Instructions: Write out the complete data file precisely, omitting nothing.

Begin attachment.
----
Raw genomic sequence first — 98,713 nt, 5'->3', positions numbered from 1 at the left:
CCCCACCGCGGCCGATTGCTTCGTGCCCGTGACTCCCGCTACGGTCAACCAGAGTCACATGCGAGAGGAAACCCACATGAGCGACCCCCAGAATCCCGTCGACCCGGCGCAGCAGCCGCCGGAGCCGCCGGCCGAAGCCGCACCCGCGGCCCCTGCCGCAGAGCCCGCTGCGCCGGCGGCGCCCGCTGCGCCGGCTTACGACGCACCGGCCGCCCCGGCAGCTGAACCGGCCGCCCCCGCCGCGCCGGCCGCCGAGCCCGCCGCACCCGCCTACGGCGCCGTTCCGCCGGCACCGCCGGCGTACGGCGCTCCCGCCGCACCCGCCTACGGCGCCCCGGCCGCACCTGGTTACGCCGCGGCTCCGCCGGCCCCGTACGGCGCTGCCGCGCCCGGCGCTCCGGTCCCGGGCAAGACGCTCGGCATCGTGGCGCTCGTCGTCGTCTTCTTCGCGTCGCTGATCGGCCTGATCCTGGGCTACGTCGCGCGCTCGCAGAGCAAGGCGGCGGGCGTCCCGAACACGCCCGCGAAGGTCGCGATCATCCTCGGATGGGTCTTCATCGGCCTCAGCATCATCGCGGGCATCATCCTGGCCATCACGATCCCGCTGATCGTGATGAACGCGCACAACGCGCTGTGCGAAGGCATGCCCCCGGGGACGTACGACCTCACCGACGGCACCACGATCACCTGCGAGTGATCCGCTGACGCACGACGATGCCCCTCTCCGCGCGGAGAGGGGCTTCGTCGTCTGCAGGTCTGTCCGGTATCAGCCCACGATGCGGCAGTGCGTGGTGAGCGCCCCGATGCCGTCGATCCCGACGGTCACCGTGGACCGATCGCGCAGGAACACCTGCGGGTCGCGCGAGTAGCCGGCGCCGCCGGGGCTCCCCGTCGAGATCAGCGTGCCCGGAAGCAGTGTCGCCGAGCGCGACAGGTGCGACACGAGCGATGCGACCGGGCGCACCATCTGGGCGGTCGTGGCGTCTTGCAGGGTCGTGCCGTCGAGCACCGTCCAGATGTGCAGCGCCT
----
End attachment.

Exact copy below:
Raw genomic sequence first — 98,713 nt, 5'->3', positions numbered from 1 at the left:
CCCCACCGCGGCCGATTGCTTCGTGCCCGTGACTCCCGCTACGGTCAACCAGAGTCACATGCGAGAGGAAACCCACATGAGCGACCCCCAGAATCCCGTCGACCCGGCGCAGCAGCCGCCGGAGCCGCCGGCCGAAGCCGCACCCGCGGCCCCTGCCGCAGAGCCCGCTGCGCCGGCGGCGCCCGCTGCGCCGGCTTACGACGCACCGGCCGCCCCGGCAGCTGAACCGGCCGCCCCCGCCGCGCCGGCCGCCGAGCCCGCCGCACCCGCCTACGGCGCCGTTCCGCCGGCACCGCCGGCGTACGGCGCTCCCGCCGCACCCGCCTACGGCGCCCCGGCCGCACCTGGTTACGCCGCGGCTCCGCCGGCCCCGTACGGCGCTGCCGCGCCCGGCGCTCCGGTCCCGGGCAAGACGCTCGGCATCGTGGCGCTCGTCGTCGTCTTCTTCGCGTCGCTGATCGGCCTGATCCTGGGCTACGTCGCGCGCTCGCAGAGCAAGGCGGCGGGCGTCCCGAACACGCCCGCGAAGGTCGCGATCATCCTCGGATGGGTCTTCATCGGCCTCAGCATCATCGCGGGCATCATCCTGGCCATCACGATCCCGCTGATCGTGATGAACGCGCACAACGCGCTGTGCGAAGGCATGCCCCCGGGGACGTACGACCTCACCGACGGCACCACGATCACCTGCGAGTGATCCGCTGACGCACGACGATGCCCCTCTCCGCGCGGAGAGGGGCTTCGTCGTCTGCAGGTCTGTCCGGTATCAGCCCACGATGCGGCAGTGCGTGGTGAGCGCCCCGATGCCGTCGATCCCGACGGTCACCGTGGACCGATCGCGCAGGAACACCTGCGGGTCGCGCGAGTAGCCGGCGCCGCCGGGGCTCCCCGTCGAGATCAGCGTGCCCGGAAGCAGTGTCGCCGAGCGCGACAGGTGCGACACGAGCGATGCGACCGGGCGCACCATCTGGGCGGTCGTGGCGTCTTGCAGGGTCGTGCCGTCGAGCACCGTCCAGATGTGCAGCGCCT